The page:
Distinct modes of functional connectivity induced by movie-watching.

Détails

ID Serval
serval:BIB_C2545CAD2ED1
Type
Article: article d'un périodique ou d'un magazine.
Collection
Publications
Titre
Distinct modes of functional connectivity induced by movie-watching.
Périodique
NeuroImage
Auteur(s)
Demirtaş M., Ponce-Alvarez A., Gilson M., Hagmann P., Mantini D., Betti V., Romani G.L., Friston K., Corbetta M., Deco G.
ISSN
1095-9572 (Electronic)
ISSN-L
1053-8119
Statut éditorial
Publié
Date de publication
01/01/2019
Peer-reviewed
Oui
Volume
184
Pages
335-348
Langue
anglais
Notes
Publication types: Journal Article ; Research Support, N.I.H., Extramural ; Research Support, Non-U.S. Gov't
Publication Status: ppublish
Résumé
A fundamental question in systems neuroscience is how endogenous neuronal activity self-organizes during particular brain states. Recent neuroimaging studies have demonstrated systematic relationships between resting-state and task-induced functional connectivity (FC). In particular, continuous task studies, such as movie watching, speak to alterations in coupling among cortical regions and enhanced fluctuations in FC compared to the resting-state. This suggests that FC may reflect systematic and large-scale reorganization of functionally integrated responses while subjects are watching movies. In this study, we characterized fluctuations in FC during resting-state and movie-watching conditions. We found that the FC patterns induced systematically by movie-watching can be explained with a single principal component. These condition-specific FC fluctuations overlapped with inter-subject synchronization patterns in occipital and temporal brain regions. However, unlike inter-subject synchronization, condition-specific FC patterns were characterized by increased correlations within frontal brain regions and reduced correlations between frontal-parietal brain regions. We investigated these condition-specific functional variations as a shorter time scale, using time-resolved FC. The time-resolved FC showed condition-specificity over time; notably when subjects watched both the same and different movies. To explain self-organisation of global FC through the alterations in local dynamics, we used a large-scale computational model. We found that condition-specific reorganization of FC could be explained by local changes that engendered changes in FC among higher-order association regions, mainly in frontal and parietal cortices.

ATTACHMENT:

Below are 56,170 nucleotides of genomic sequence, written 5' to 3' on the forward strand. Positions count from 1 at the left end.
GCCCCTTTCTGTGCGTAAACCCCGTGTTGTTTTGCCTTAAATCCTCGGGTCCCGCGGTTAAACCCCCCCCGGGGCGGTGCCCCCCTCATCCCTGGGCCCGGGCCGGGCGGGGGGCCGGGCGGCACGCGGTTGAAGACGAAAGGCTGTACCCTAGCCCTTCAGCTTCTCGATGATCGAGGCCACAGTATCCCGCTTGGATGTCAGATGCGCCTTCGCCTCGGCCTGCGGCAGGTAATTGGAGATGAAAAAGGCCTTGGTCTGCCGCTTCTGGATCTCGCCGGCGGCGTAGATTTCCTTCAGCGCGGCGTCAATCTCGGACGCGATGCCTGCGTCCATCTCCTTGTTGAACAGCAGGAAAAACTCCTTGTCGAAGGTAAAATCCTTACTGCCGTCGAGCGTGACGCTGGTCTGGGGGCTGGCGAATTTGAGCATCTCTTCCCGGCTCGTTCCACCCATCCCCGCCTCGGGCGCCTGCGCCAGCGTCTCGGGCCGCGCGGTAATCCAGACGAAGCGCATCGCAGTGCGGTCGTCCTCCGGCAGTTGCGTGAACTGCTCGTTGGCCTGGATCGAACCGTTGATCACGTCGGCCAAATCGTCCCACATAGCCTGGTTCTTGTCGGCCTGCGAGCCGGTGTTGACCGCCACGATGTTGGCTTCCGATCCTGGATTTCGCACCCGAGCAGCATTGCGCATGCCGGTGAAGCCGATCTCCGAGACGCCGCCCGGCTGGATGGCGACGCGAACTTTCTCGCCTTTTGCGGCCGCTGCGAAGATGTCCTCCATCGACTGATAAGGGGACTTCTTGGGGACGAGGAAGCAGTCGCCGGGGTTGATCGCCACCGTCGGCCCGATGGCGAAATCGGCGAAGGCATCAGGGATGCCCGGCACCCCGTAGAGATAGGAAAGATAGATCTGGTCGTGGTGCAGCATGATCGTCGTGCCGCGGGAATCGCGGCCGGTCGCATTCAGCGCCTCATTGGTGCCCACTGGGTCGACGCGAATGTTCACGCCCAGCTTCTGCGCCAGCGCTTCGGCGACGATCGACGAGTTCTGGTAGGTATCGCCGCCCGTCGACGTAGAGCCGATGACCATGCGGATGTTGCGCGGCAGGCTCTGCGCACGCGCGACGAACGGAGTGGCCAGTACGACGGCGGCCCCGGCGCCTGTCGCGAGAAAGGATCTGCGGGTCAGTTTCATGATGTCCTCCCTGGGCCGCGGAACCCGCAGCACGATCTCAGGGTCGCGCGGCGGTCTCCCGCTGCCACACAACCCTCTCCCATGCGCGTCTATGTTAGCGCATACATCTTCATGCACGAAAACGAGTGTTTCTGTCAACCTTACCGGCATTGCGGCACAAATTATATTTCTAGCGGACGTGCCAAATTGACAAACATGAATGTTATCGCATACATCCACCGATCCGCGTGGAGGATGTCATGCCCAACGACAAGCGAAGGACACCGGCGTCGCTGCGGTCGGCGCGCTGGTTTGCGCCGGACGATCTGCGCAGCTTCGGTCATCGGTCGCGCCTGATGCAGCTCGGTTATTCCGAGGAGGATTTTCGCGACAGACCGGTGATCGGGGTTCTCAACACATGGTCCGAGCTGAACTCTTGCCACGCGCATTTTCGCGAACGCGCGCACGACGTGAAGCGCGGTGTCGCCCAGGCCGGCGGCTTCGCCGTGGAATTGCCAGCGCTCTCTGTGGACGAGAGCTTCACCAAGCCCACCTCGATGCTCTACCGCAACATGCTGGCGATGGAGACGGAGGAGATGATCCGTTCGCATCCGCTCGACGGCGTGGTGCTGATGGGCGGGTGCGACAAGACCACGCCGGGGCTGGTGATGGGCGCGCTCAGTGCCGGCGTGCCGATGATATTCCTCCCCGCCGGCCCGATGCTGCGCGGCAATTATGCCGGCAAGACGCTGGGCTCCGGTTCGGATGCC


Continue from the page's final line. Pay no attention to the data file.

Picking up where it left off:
Mots-clé
Adult, Brain/physiology, Brain Mapping/methods, Female, Humans, Image Processing, Computer-Assisted/methods, Magnetic Resonance Imaging, Male, Motion Pictures, Nerve Net/physiology, Principal Component Analysis, Young Adult
Pubmed
Web of science
Création de la notice
29/10/2018 11:14
Dernière modification de la notice
20/08/2019 16:37
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